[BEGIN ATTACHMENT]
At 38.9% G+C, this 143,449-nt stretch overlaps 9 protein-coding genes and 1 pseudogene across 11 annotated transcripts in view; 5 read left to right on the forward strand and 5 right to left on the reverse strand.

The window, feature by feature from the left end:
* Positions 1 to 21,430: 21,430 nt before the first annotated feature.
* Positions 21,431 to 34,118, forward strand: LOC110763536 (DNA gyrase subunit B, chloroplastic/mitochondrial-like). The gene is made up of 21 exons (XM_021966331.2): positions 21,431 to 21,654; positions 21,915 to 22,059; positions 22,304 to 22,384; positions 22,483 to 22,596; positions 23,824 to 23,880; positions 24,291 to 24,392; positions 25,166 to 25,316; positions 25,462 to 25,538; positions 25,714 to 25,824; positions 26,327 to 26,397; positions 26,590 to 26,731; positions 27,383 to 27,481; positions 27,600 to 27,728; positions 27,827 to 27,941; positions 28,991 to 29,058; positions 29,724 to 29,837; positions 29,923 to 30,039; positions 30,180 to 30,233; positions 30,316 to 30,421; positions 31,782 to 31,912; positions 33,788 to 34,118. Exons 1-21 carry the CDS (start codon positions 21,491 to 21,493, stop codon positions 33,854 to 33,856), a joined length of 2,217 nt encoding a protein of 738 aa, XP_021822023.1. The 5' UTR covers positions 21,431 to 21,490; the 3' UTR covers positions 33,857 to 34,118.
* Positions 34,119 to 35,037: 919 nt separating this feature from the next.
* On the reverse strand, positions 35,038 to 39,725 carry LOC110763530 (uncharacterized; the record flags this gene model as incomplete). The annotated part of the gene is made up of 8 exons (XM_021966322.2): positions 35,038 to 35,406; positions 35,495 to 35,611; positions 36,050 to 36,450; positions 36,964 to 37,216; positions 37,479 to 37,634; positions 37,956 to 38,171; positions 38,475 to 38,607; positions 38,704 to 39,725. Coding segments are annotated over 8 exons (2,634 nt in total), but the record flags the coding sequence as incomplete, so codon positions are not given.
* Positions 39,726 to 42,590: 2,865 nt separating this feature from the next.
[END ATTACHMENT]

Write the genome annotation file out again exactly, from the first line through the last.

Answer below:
At 38.9% G+C, this 143,449-nt stretch overlaps 9 protein-coding genes and 1 pseudogene across 11 annotated transcripts in view; 5 read left to right on the forward strand and 5 right to left on the reverse strand.

The window, feature by feature from the left end:
* Positions 1 to 21,430: 21,430 nt before the first annotated feature.
* Positions 21,431 to 34,118, forward strand: LOC110763536 (DNA gyrase subunit B, chloroplastic/mitochondrial-like). The gene is made up of 21 exons (XM_021966331.2): positions 21,431 to 21,654; positions 21,915 to 22,059; positions 22,304 to 22,384; positions 22,483 to 22,596; positions 23,824 to 23,880; positions 24,291 to 24,392; positions 25,166 to 25,316; positions 25,462 to 25,538; positions 25,714 to 25,824; positions 26,327 to 26,397; positions 26,590 to 26,731; positions 27,383 to 27,481; positions 27,600 to 27,728; positions 27,827 to 27,941; positions 28,991 to 29,058; positions 29,724 to 29,837; positions 29,923 to 30,039; positions 30,180 to 30,233; positions 30,316 to 30,421; positions 31,782 to 31,912; positions 33,788 to 34,118. Exons 1-21 carry the CDS (start codon positions 21,491 to 21,493, stop codon positions 33,854 to 33,856), a joined length of 2,217 nt encoding a protein of 738 aa, XP_021822023.1. The 5' UTR covers positions 21,431 to 21,490; the 3' UTR covers positions 33,857 to 34,118.
* Positions 34,119 to 35,037: 919 nt separating this feature from the next.
* On the reverse strand, positions 35,038 to 39,725 carry LOC110763530 (uncharacterized; the record flags this gene model as incomplete). The annotated part of the gene is made up of 8 exons (XM_021966322.2): positions 35,038 to 35,406; positions 35,495 to 35,611; positions 36,050 to 36,450; positions 36,964 to 37,216; positions 37,479 to 37,634; positions 37,956 to 38,171; positions 38,475 to 38,607; positions 38,704 to 39,725. Coding segments are annotated over 8 exons (2,634 nt in total), but the record flags the coding sequence as incomplete, so codon positions are not given.
* Positions 39,726 to 42,590: 2,865 nt separating this feature from the next.